Founded in 1969, Arc Publications publishes contemporary poetry from new and established writers from the UK and abroad, specialising in the work of international poets writing in English, and the work of overseas poets in translation. Arc also has a music imprint, Arc Music, for the publication of books about music and musicians. To learn more about Arc and to see its range of titles, visit the publisher’s website. You can also find Arc on Facebook and on Twitter.

Copyright information: please note that the copyrights of all the poems displayed on the website and sent out on the mailing list are held by the respective authors, translators or estates, and no work should be reproduced without first gaining permission from the individual publishers.

[phlox]

phlox

comes from the Greek for flame 

perhaps whoever named it
was thinking of its bright colour

though in the painting ‘La femme aux Phlox’ it’s the form which impresses
the Cubists’ exhibition at the start of last century

in the language of flowers phloxes are united hearts

in the language of war it’s an artillery unit
remarkable for its accuracy of fire
a journalist writes:
the factory is confident this new weapon
will find its consumer

in the kingdom of war
there are other flowers too

hyacinth: a gun with a 152mm calibre
(like a drainpipe hole)
carnation: a 122mm howitzer
(like a grapefruit)
cornflower: a mortar with a range of 18 metres
(like a bowhead whale)

maybe these are the flowers of evil
to which certain butterflies flock
or rather
butterfly mines
these fit in your palm
and weigh only 90 grams

like a newborn kitten
or a bar of soap
I weigh it in my hand

the bathroom is quiet and safe

trusting naivety

hyacinths carnations and phloxes
blaze in the neighbour’s yard

by Volha Hapeyeva

translated from Belarusian by Annie Rutherford

This poem is copyright © Volha Hapeyeva, 2021, the translation is © Annie Rutherford, and it is reprinted here from In My Garden of Mutants (Arc Publications, 2021) by permission of Arc. You can read more about the pamphlet and buy a copy on the Arc website.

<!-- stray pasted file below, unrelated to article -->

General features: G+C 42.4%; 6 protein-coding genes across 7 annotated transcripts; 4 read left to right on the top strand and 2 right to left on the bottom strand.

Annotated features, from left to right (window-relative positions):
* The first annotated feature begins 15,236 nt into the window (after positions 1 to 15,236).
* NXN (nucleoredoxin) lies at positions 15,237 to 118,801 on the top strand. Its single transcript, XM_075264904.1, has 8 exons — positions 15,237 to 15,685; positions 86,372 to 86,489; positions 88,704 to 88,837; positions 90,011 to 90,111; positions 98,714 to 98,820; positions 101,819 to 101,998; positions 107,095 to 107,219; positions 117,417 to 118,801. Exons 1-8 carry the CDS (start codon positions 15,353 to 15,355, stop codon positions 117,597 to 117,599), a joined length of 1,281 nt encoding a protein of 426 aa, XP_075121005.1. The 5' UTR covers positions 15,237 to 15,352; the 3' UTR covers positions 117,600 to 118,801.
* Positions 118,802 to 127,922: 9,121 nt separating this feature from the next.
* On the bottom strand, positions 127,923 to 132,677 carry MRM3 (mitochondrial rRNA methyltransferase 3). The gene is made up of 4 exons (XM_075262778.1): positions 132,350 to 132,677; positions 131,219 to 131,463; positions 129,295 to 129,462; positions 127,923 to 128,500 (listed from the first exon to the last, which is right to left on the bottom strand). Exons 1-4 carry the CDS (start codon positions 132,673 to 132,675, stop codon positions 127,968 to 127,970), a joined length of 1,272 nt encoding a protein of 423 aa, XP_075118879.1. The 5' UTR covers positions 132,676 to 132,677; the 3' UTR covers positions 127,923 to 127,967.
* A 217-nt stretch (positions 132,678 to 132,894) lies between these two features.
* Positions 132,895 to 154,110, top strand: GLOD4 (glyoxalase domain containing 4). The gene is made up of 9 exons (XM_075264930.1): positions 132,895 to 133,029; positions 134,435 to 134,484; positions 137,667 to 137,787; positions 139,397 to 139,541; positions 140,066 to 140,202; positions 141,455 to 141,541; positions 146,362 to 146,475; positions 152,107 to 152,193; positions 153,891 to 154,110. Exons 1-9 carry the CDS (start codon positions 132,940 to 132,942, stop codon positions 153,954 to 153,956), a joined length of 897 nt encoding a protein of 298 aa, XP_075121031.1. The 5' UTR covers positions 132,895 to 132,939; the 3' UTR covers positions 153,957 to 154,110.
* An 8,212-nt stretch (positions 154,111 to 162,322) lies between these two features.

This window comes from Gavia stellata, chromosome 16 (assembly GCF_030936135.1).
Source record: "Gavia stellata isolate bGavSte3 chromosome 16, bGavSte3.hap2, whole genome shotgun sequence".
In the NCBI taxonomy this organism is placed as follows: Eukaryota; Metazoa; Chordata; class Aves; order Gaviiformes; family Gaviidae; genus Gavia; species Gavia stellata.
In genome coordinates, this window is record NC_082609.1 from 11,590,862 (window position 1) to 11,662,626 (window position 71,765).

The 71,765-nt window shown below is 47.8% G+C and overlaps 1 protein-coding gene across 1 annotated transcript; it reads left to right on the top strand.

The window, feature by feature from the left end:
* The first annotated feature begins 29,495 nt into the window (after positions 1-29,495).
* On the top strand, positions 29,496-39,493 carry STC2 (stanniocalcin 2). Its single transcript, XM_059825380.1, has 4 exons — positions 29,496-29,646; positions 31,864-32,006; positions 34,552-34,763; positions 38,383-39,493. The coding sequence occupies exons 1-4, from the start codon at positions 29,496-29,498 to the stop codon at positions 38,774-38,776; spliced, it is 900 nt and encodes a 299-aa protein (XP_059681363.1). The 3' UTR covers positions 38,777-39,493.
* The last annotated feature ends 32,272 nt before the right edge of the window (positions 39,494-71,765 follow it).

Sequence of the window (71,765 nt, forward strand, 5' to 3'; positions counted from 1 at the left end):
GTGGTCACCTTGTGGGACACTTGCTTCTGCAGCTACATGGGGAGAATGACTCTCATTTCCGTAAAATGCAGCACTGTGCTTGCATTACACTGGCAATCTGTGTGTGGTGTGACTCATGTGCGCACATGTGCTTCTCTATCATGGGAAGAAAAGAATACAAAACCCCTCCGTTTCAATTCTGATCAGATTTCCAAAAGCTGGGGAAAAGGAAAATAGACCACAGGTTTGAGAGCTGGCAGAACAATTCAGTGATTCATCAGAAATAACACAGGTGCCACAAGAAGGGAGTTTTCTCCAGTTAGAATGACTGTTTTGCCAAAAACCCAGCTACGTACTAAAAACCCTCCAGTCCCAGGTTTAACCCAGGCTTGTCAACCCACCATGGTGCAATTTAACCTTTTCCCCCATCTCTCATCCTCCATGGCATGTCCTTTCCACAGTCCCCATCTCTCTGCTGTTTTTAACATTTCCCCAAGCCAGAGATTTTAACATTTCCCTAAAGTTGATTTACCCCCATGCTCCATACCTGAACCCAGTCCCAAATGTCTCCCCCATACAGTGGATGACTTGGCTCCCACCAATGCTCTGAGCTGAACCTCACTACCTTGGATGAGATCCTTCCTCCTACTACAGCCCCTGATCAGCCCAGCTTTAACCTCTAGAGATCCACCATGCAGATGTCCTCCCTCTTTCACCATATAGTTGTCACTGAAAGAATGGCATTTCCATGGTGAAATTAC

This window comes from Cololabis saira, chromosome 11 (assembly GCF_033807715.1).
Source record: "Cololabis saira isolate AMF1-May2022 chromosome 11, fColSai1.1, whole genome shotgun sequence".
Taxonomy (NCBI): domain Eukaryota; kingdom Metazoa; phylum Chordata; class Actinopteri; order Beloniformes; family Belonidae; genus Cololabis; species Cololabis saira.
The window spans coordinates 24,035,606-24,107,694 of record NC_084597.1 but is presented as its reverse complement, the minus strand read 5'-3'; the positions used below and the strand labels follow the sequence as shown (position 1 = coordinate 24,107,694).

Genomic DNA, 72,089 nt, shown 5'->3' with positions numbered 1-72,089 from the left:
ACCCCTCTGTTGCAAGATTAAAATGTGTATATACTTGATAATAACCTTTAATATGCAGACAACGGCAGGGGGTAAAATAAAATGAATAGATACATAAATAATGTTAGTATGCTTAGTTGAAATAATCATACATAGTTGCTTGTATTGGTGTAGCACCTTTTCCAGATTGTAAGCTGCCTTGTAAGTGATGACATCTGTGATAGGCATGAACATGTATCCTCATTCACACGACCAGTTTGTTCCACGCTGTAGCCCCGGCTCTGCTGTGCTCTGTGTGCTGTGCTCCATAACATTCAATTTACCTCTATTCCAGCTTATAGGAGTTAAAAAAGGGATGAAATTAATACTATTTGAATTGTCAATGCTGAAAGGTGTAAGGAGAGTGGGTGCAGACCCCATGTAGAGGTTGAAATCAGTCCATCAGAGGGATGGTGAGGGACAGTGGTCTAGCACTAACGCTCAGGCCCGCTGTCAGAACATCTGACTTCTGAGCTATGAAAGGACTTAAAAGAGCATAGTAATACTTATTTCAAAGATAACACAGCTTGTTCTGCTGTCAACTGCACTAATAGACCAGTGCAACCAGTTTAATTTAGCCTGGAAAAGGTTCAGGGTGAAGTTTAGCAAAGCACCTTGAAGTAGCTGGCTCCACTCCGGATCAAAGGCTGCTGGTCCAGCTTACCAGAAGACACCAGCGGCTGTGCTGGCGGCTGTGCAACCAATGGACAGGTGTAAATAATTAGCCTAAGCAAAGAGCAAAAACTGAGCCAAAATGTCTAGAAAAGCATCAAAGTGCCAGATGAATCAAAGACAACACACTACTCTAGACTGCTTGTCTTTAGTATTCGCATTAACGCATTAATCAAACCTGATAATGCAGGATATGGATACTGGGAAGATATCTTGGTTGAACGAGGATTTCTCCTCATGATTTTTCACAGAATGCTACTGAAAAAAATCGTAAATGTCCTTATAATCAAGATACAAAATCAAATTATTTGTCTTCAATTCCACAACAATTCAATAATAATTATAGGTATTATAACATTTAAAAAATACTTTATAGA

Notes from Arc:

In My Garden of Mutants, a bilingual chapbook, offers an introduction to the work of the prize-winning Belarusian poet Volha Hapeyeva, in Annie Rutherford’s beautifully modulated translations. The chapbook was a winner of an English PEN Translates Award. You can read more about the collection on the Arc website and watch a filmpoem by Clemens Büntig of ‘And She Dreamt about the Word’, another poem from the collection, on YouTube.

Volha Hapeyeva is an award-winning Belarusian poet who also writes prose, drama and occasional books for children, and who collaborates with electronic musicians and visual artists to create audio-visual performances. Her work has been translated into more than 10 languages with poems published in countries including the USA, Austria, Germany, Poland, Russia, Georgia, and Lithuania. She has participated in numerous literary festivals and conferences all over the world. She was awarded the 2019/20 ‘Writer of the City of Graz’, scholarship (Austria) and curated the Days of Poetry and Wine Festival (Slovenia) in 2020. Find out more about Volha’s work on her website.

Annie Rutherford, who has translated Volha’s poems, is a writer, a translator from German, French and Belarusian, and Programme Co-ordinator for StAnza, Scotland’s international poetry festival. She co-founded the literary magazine Far Off Places and Göttingen’s Poetree festival and is currently the fictions editor for The Interpreter’s House. Read more about Annie’s work on her website and follow her on Twitter.

Founded in 1969, Arc Publications publishes contemporary poetry from new and established writers from the UK and abroad, specialising in the work of international poets writing in English, and the work of overseas poets in translation. Arc also has a music imprint, Arc Music, for the publication of books about music and musicians. To learn more about Arc and to see its range of titles, visit the publisher’s website. You can also find Arc on Facebook and on Twitter.

Copyright information: please note that the copyrights of all the poems displayed on the website and sent out on the mailing list are held by the respective authors, translators or estates, and no work should be reproduced without first gaining permission from the individual publishers.

Flow

from Flow 

The sun is a puppeteer,
stretching the shadows along the day.
They enter the river,
hover like harriers over shimmering reeds.
If the evening fades golden they fold into feathers.
First wings of egrets then black doves of dreams.
When the wind is enraged they huddle like wrens.
Then in the morning the parting of ways.
Some to be gnomons, some to be glades.

[…]

Long quiet here, secluded, safe.
The river has tolerated, sheltered,
Long been their second home.

It was not the river’s fault.
It was the rain; it was the wind.
It was not their fault either.
It was the spin of the earth.
It was the Big Bang.

But the rain fell. The river swelled.
Then the invasion. The run on the bank.
The nest eggs washed away.